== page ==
June 18th of 1880 Captain John A Sutter passed away without having ever realized his over all goals. His wife passed away early January 1881.

I have not mentioned the Indigenous Indians much, but it should be noted that Sutter did use the Indians to build his fort as well as to tend his lands and crops. Sutter did pay the Indians, he generally went to the tribal head (Chief) and settled with him as to how many he would need and the amount to be paid. Most trades were no doubt in material goods, knives, cooking pots, fabric ect.

-Bob “Popeye” Farrell- XNGH #6 JAS1841

The Story of Ulysees S. Grant


September 21st, 2017


One legend has it that he was incarcerated for drunkenness, in either the old Benicia Barracks or the newer Benicia Arsenal guardhouse. Another myth relates that the “young lieutenant” was subjected to a “little trial” in which, according to variations, he was either acquitted or convicted and incarcerated – or not. Another story has him reprimanded in California by his superior officer for drinking on duty.
One version states that Grant replaced Lt. William Tecumseh Sherman at the Benicia Arsenal and was incarcerated in the Arsenal Guardhouse for 30 days because he was drunk and fired a cannonball at Martinez.

So, what are the facts?
Well according to books I’ve read such as “Grant” by Jean Edward Smith and “The Trial of Grant” by Charles G. Ellington, the stories about Grant having been tried and incarcerated in Benicia or anywhere else are absolutely false. When ordered to California in 1852 after leaving Panama on his way to Benicia with the 4th infantry, he was the regimental quartermaster. He was also a bit of a drinker. That part is true and he was also a very decorated war hero. But he lost a lot of equipment to theft and accidents, such as pack animals falling into rivers. At the close of his Benicia duty, he faced an official Board of Survey not a trial “to investigate and report upon the losses and damages to public property” that had occurred in Panama under Grant’s charge as the regimental quartermaster. Such a board was a normal military administrative device to determine liability for the loss of $1,350 worth of supplies… Or maybe he did get drunk and fire cannons at Martinez. Maybe this entire story is crap? Maybe we’ll never know.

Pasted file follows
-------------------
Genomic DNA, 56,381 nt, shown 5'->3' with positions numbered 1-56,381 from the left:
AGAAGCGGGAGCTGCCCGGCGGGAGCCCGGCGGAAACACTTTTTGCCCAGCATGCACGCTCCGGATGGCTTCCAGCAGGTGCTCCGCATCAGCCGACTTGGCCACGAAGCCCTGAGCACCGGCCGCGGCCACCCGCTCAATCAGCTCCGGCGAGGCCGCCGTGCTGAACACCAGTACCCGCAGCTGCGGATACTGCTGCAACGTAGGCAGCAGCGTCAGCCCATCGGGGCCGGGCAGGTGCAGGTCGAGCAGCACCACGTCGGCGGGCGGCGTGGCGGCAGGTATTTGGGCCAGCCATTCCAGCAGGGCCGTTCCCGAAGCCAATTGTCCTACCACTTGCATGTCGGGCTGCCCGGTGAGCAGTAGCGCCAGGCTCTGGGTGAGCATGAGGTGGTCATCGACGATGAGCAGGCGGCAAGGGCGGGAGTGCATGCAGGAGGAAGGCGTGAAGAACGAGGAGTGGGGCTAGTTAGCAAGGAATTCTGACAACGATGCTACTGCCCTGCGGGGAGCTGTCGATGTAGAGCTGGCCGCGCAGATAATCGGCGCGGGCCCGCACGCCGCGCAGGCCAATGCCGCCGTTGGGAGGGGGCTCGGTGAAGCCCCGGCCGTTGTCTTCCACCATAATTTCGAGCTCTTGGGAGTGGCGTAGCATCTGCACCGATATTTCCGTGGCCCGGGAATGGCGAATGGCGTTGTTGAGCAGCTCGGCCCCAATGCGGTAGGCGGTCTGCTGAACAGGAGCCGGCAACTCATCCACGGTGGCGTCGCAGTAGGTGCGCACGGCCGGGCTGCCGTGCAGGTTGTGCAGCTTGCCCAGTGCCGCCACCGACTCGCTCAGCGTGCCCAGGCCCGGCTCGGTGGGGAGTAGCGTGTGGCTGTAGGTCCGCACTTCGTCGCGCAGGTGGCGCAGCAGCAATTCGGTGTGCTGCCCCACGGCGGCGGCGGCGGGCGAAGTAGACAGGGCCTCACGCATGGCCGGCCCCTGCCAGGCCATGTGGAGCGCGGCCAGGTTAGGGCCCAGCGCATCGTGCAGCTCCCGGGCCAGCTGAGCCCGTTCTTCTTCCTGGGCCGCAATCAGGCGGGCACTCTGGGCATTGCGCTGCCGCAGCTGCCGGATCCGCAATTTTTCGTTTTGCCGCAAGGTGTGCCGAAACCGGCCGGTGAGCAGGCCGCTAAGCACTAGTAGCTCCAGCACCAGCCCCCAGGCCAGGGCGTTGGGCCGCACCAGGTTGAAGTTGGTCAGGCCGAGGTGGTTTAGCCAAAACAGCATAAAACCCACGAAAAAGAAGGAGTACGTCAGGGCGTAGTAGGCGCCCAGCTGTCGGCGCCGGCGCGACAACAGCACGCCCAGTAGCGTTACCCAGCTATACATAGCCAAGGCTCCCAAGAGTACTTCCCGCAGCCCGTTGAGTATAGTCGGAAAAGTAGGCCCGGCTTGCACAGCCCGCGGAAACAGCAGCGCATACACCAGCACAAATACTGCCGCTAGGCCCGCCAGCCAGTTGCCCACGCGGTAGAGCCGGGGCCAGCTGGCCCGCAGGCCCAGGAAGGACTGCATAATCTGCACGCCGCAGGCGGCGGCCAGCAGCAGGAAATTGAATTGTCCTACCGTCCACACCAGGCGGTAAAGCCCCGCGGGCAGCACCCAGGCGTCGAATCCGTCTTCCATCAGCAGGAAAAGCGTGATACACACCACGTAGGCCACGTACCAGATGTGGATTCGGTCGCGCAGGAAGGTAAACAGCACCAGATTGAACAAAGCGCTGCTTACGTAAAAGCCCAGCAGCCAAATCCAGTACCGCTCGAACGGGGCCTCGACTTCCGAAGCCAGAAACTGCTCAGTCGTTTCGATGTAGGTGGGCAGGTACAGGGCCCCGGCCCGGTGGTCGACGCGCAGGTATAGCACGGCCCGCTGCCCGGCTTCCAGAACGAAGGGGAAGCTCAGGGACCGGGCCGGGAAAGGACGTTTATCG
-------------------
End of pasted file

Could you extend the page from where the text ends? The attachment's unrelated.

Delivered to the brethren, this date, September 21st, 6022
by “Who Me”
John A. Sutter Chapter historian
Submitted by NGH Paul “Sparks” Laue on October 12th, 6022

The Story of James W. Marshall


October 18th, 2017


  On Jan. 24, 1848, James W. Marshall, an employee of John A. Sutter, discovered gold in the tail race of a mill he was building for Sutter. News spread slowly in those days, and gold had been seen in California earlier, but news of Marshall’s discovery sparked more interest. Since most people could not get to California in less than 5 months, few were able to arrive in 1848.   
     1849, however, would prove to be the beginning of the Gold Rush. Among those leaving for California in Jan. 1849, was a 49 year-old man from Will County (near Joliet), Illinois. Joe Zumwalt came west to seek his fortune.      
     While passing through Bowling Green (Pike County), Missouri, Joe and his partner C.W. Wright stopped at a newspaper office to ask about the condition of the road to California. While there, they picked up some copies of the ritual of “E Clampus Vitus.” Some 8 months after leaving Illinois, the party reached the Diggins in Sept. 1849. Settling his family in Sacramento, Joe and others returned to the Diggins.      
     Joe Zumwalt visited Camptonville, Downieville, Sierra City, Hangtown and many other locations. He tried to start Chapters of E Clampus Vitus in some of these places, but due to the restlessness of the miners, no success was attained.      
     As the Placer mining became harder, and the focus of the search for gold turned from the rivers and streams to the quartz outcroppings from which the gold came, partnerships were formed, companies became employers and many men worked for others, rather than trying their luck on their own.  The miners were finally coming together and settling down. In 1851, at Mokelumne Hill, Chapter 1001 of E Clampus Vitus was formed. Perhaps it was the more stationary population, but this time the idea took. Soon, Chapters were springing up all along the Mother Lode and all over California.
Delivered to the brethren, this date, October 18th, 6022
by “Who Me”
John A. Sutter Chapter Historian
Submitted by NGH Paul “Sparks” Laue on October 19th, 6022